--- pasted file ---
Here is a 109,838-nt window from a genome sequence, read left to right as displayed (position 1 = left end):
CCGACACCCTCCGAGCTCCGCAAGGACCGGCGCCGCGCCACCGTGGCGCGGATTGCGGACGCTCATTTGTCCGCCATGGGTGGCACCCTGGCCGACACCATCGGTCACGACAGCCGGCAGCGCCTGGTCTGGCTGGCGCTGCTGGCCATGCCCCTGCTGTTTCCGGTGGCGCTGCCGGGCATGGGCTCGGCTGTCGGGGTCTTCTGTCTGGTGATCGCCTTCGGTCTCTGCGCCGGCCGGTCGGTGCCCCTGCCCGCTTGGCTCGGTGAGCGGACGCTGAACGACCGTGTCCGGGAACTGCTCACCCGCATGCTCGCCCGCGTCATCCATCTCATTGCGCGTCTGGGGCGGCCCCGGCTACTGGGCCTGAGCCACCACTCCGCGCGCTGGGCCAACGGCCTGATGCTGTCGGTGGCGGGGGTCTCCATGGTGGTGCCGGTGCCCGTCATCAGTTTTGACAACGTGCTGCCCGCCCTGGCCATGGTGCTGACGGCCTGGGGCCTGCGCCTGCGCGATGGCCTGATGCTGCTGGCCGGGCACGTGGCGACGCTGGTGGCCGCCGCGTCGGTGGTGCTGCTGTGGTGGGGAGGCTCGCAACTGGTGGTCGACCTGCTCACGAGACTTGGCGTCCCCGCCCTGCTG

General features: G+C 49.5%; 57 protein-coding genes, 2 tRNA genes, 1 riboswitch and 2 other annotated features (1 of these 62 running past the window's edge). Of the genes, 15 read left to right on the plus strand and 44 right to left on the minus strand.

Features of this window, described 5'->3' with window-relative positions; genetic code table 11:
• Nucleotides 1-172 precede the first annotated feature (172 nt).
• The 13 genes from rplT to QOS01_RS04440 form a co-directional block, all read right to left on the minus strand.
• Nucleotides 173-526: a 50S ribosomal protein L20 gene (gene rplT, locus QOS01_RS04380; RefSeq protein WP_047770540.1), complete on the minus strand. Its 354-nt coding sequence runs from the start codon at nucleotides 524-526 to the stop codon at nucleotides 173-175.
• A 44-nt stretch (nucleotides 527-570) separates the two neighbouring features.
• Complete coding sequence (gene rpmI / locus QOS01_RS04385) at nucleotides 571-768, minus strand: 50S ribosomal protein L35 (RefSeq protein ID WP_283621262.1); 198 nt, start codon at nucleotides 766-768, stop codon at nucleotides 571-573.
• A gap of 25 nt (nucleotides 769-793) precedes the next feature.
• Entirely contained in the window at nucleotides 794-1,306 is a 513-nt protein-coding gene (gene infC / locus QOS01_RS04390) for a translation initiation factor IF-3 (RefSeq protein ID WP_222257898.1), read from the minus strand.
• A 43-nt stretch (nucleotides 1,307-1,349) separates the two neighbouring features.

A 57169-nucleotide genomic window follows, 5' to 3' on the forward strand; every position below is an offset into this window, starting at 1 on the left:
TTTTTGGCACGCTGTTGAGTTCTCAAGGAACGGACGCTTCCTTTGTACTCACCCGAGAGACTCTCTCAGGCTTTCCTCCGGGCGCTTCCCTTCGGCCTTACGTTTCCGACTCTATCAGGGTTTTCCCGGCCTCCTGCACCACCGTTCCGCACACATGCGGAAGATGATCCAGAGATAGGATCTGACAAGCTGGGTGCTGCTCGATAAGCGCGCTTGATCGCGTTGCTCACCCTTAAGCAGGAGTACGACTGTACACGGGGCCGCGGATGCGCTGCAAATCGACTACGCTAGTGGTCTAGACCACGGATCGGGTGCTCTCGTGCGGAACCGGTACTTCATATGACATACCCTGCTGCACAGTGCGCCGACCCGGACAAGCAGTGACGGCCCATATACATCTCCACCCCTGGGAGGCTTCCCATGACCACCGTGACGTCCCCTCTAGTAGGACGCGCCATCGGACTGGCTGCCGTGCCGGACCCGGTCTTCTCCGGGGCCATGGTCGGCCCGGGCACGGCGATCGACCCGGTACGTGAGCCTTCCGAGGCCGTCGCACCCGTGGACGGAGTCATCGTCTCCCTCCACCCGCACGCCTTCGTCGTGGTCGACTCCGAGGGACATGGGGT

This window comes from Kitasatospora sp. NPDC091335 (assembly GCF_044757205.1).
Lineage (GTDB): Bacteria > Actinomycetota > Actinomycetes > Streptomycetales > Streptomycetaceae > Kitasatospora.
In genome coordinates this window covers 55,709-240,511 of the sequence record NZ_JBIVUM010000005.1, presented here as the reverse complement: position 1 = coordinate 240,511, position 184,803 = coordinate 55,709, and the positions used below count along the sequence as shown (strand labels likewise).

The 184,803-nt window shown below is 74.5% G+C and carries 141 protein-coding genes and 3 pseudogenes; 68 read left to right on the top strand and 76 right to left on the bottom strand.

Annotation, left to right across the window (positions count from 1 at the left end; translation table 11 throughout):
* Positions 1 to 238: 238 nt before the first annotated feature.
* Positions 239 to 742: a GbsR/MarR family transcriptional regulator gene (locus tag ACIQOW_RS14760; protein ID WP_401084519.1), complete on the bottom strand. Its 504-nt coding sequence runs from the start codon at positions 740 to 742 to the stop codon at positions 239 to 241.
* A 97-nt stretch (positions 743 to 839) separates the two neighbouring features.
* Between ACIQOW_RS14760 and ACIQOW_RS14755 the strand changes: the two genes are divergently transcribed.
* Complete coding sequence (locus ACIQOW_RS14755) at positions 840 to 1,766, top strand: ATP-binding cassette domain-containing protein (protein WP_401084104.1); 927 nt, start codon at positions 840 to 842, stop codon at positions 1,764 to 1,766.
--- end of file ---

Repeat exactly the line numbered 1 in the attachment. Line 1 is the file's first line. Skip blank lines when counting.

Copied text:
Here is a 109,838-nt window from a genome sequence, read left to right as displayed (position 1 = left end):